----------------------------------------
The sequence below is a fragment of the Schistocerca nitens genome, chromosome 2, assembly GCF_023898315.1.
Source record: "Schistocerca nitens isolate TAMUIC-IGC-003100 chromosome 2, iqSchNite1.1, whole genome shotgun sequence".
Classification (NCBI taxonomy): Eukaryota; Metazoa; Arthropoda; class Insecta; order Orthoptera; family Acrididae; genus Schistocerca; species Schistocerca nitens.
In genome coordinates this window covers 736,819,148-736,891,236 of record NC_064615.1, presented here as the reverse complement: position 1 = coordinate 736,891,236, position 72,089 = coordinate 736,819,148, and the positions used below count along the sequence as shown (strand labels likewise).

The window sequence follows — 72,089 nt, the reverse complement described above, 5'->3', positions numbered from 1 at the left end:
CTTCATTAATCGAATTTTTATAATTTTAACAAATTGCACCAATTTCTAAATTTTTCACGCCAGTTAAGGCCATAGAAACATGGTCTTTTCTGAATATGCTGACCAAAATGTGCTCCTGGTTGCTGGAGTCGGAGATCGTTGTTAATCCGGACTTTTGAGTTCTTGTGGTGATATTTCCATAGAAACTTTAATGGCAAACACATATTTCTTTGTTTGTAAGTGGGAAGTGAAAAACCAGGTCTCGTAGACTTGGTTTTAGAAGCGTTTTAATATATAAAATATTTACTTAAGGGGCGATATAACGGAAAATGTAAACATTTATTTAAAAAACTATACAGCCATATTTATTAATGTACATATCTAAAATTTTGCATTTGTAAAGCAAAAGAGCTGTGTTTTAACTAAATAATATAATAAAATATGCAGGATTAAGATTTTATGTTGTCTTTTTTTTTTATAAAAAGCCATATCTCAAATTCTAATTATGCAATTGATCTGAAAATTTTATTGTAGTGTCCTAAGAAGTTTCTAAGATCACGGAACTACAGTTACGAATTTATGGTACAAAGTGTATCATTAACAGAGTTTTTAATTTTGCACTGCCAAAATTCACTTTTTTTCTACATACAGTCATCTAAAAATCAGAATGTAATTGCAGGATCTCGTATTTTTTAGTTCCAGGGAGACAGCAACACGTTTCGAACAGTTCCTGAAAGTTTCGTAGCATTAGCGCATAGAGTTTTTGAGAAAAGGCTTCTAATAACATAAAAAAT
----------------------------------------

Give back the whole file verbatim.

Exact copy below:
The sequence below is a fragment of the Schistocerca nitens genome, chromosome 2, assembly GCF_023898315.1.
Source record: "Schistocerca nitens isolate TAMUIC-IGC-003100 chromosome 2, iqSchNite1.1, whole genome shotgun sequence".
Classification (NCBI taxonomy): Eukaryota; Metazoa; Arthropoda; class Insecta; order Orthoptera; family Acrididae; genus Schistocerca; species Schistocerca nitens.
In genome coordinates this window covers 736,819,148-736,891,236 of record NC_064615.1, presented here as the reverse complement: position 1 = coordinate 736,891,236, position 72,089 = coordinate 736,819,148, and the positions used below count along the sequence as shown (strand labels likewise).

The window sequence follows — 72,089 nt, the reverse complement described above, 5'->3', positions numbered from 1 at the left end:
CTTCATTAATCGAATTTTTATAATTTTAACAAATTGCACCAATTTCTAAATTTTTCACGCCAGTTAAGGCCATAGAAACATGGTCTTTTCTGAATATGCTGACCAAAATGTGCTCCTGGTTGCTGGAGTCGGAGATCGTTGTTAATCCGGACTTTTGAGTTCTTGTGGTGATATTTCCATAGAAACTTTAATGGCAAACACATATTTCTTTGTTTGTAAGTGGGAAGTGAAAAACCAGGTCTCGTAGACTTGGTTTTAGAAGCGTTTTAATATATAAAATATTTACTTAAGGGGCGATATAACGGAAAATGTAAACATTTATTTAAAAAACTATACAGCCATATTTATTAATGTACATATCTAAAATTTTGCATTTGTAAAGCAAAAGAGCTGTGTTTTAACTAAATAATATAATAAAATATGCAGGATTAAGATTTTATGTTGTCTTTTTTTTTTATAAAAAGCCATATCTCAAATTCTAATTATGCAATTGATCTGAAAATTTTATTGTAGTGTCCTAAGAAGTTTCTAAGATCACGGAACTACAGTTACGAATTTATGGTACAAAGTGTATCATTAACAGAGTTTTTAATTTTGCACTGCCAAAATTCACTTTTTTTCTACATACAGTCATCTAAAAATCAGAATGTAATTGCAGGATCTCGTATTTTTTAGTTCCAGGGAGACAGCAACACGTTTCGAACAGTTCCTGAAAGTTTCGTAGCATTAGCGCATAGAGTTTTTGAGAAAAGGCTTCTAATAACATAAAAAAT